Coprosma rhynchocarpa

leaf Main Plant Information





Hawaiian Names with Diacritics

  • Hupilo
  • Pilo

Hawaiian Names

  • Hupilo
  • Pilo

Common Names

  • Woodland mirrorplant

leaf Plant Characteristics

Distribution Status


Endangered Species Status

No Status

Plant Form / Growth Habit

  • Tree

Mature Size, Height (in feet)

  • Tree, Dwarf, Less than 15
  • Tree, Small, 15 to 30
  • Tree, Medium, 30 to 50

Life Span

Long lived (Greater than 5 years)

Landscape Uses

  • Accent

Additional Landscape Use Information

Pilo is a good small understory tree for ʻōhiʻa and koa. Plants are ready for outplanting when about six months old and about one-foot high. After five years, they should be from 6 1/2 to 10 feet tall and begin to flower and fruit.

Plant Produces Flowers


leaf Flower Characteristics

Flower Type

Not Showy

Flower Colors

  • Cream
  • Greenish-White
  • White

Blooming Period

  • Fall
  • Winter

Additional Blooming Period and Fruiting Information

These small trees are dioecious, that is separate male and female trees. The females will produce bright yellowish orange or yellowish red fruits. The fruit is oval with pointed ends that look like small paint brushes.

leaf Leaf Characteristics

Plant texture

  • Medium
  • Coarse

Additional Plant Texture Information

Leaves are described as being velvety.

Leaf Colors

  • Dark Green
  • Medium Green

leaf Pests and Diseases

leaf Growth Requirements

Water Requirements

  • Moist

Light Conditions

  • Partial sun

Additional Lighting Information

This pilo grows naturally as small understory trees.


  • Drought


  • Cinder
  • Organic

leaf Environmental Information

Natural Range

  • Maui
  • Hawaiʻi

Natural Zones (Elevation in feet, Rainfall in inches)

  • 1000 to 1999, 50 to 100 (Mesic)
  • 1000 to 1999, Greater than 100 (Wet)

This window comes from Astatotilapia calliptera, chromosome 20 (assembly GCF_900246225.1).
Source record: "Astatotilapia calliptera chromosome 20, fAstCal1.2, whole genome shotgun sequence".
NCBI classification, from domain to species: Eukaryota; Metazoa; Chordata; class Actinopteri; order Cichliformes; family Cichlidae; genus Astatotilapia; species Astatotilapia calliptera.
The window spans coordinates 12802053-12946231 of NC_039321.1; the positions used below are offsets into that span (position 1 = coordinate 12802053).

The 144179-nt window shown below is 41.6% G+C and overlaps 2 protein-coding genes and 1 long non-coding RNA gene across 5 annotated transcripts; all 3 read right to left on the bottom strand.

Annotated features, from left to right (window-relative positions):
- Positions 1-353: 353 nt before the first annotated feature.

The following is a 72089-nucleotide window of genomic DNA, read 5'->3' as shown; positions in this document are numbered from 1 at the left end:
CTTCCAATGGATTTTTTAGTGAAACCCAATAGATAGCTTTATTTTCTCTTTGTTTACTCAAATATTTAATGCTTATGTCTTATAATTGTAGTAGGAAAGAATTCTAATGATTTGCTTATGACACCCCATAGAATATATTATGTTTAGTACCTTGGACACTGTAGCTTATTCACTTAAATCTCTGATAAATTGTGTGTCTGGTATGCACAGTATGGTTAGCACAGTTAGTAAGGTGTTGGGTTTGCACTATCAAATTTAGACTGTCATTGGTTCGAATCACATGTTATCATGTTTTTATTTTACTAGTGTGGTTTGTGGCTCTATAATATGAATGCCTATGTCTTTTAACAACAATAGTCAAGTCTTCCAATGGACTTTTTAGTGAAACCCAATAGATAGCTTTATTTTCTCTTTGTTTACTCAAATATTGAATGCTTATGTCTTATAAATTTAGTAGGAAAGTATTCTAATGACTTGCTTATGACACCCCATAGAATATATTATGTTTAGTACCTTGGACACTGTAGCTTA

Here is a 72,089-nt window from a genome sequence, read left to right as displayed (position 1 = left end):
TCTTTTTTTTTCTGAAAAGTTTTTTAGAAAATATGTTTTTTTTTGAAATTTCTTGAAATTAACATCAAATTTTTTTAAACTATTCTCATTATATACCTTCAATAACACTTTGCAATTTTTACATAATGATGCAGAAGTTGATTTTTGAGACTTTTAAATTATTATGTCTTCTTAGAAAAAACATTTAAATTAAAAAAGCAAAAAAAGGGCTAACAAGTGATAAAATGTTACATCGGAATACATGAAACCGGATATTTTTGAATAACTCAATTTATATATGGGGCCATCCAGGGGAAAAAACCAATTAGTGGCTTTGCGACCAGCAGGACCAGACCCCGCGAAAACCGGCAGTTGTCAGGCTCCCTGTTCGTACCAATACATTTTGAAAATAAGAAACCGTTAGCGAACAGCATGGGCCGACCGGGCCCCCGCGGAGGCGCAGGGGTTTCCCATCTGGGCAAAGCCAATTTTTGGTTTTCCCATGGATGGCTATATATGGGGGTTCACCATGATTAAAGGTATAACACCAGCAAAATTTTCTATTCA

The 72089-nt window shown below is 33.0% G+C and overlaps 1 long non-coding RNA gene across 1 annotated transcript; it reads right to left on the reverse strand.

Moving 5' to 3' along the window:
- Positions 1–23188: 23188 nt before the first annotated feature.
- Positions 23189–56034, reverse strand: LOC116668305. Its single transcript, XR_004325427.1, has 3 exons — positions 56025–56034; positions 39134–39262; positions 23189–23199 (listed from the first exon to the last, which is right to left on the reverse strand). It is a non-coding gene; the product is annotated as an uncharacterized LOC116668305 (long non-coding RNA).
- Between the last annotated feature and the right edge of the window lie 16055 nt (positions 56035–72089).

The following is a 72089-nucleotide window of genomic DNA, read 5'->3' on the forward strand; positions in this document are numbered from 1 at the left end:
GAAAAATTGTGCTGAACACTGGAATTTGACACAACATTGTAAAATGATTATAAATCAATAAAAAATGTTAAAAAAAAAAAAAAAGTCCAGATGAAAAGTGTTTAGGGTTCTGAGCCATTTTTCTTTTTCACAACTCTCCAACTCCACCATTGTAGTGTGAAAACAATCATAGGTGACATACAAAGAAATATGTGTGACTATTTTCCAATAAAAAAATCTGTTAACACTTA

• 2000 to 2999, 50 to 100 (Mesic)
  • 2000 to 2999, Greater than 100 (Wet)
  • 3000 to 3999, 50 to 100 (Mesic)
  • 3000 to 3999, Greater than 100 (Wet)
  • 4000 to 4999, 50 to 100 (Mesic)
  • 4000 to 4999, Greater than 100 (Wet)

Additional Habitat Information

This pilo (Coprosma rhynchocarpa) occurs mainly on Hawaiʻi Island from about 1600 to over 7400 feet in mesic and wet forests and sometimes in alpine woodlands. Also recorded on East Maui.

leaf Special Features and Information

General Information

The thirteen Hawaiian endemic species of Coprosma belong to Rubiaceae or Coffee family and all appear to be common to fairly common in their habitat. 


The generic name is from the Greek kopros, dung, and osme, smell referring to the dung-like or rotten cabbage smell (methanethiol) given off when the leaves of some species are crushed. [1]

The specific epithet rhynchocarpa is derived from the Greek rhyncho, beak, and the Latin carpus, fruit, in reference to the beak-like projection on the fruits of this species.

Background Information

Pilo of many species provide fruit for native birds, such as ʻōmaʻo or Hawaiian thrush (Myadestes obscurus) and so favored in some areas that they have been observed guarding and chasing off other birds from fruit-laden trees. [3]

Early Hawaiian Use

Berries of pilo were used as a laxative. [2]

Modern Use

As in early Hawaiian use, the berries are occasionally used as a laxative. [2]

Additional References

[1] [accessed 8/2/08]

[2] [accessed 2/12/10]

[3] "Hawai'i's Plants and Animals--Biological Sketches of Hawaii Volcanoes National Park" by Charles P. Stone & Linda W. Pratt, page 183.



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